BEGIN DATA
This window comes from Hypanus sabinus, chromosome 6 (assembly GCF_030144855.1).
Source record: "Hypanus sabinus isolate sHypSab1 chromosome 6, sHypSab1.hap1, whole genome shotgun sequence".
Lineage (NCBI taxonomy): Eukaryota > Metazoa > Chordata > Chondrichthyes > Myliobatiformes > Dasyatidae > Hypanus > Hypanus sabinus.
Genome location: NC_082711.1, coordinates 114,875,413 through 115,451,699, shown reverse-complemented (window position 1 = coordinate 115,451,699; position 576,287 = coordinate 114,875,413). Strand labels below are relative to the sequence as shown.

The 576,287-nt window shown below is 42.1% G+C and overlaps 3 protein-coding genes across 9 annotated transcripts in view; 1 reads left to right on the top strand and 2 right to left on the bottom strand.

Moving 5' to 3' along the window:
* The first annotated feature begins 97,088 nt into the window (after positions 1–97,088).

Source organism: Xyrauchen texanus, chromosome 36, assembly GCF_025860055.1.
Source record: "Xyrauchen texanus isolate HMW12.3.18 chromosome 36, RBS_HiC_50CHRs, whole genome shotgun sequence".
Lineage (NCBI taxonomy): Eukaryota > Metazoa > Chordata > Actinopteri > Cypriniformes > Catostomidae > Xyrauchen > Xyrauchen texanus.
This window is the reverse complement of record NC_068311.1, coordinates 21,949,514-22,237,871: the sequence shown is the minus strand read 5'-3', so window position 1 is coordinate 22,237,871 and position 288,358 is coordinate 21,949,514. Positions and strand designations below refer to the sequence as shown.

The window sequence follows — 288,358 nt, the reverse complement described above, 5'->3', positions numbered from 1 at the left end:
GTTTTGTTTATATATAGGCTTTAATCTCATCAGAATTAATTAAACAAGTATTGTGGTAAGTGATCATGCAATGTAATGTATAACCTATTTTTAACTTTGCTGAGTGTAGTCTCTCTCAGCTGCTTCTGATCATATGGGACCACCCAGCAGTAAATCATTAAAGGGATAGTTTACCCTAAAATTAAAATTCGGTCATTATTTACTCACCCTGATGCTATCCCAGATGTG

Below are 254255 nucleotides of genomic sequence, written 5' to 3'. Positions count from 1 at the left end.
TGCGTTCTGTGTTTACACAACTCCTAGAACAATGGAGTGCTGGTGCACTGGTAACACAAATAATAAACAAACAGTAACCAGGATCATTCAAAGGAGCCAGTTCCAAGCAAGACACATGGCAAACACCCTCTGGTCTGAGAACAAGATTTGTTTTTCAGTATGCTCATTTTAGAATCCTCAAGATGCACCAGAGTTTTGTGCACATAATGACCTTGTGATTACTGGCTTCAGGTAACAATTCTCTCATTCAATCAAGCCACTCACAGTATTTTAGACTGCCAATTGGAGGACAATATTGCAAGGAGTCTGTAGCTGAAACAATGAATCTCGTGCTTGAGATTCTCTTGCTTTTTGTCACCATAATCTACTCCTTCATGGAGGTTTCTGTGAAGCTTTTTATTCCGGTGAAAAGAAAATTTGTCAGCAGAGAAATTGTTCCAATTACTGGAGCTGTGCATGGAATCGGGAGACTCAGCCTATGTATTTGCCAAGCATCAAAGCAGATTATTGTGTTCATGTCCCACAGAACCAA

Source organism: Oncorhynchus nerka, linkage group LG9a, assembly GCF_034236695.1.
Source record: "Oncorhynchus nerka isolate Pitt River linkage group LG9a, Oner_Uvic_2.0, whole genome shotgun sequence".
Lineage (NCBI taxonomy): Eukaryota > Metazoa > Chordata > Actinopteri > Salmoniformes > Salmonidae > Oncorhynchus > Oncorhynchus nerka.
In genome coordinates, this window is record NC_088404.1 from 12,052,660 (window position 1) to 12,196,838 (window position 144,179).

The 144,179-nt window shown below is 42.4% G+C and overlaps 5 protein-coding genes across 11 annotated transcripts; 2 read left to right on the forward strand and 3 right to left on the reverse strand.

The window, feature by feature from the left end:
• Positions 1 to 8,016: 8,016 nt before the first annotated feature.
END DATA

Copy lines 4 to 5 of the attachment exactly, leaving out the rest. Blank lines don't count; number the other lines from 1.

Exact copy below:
Genome location: NC_082711.1, coordinates 114,875,413 through 115,451,699, shown reverse-complemented (window position 1 = coordinate 115,451,699; position 576,287 = coordinate 114,875,413). Strand labels below are relative to the sequence as shown.

The 576,287-nt window shown below is 42.1% G+C and overlaps 3 protein-coding genes across 9 annotated transcripts in view; 1 reads left to right on the top strand and 2 right to left on the bottom strand.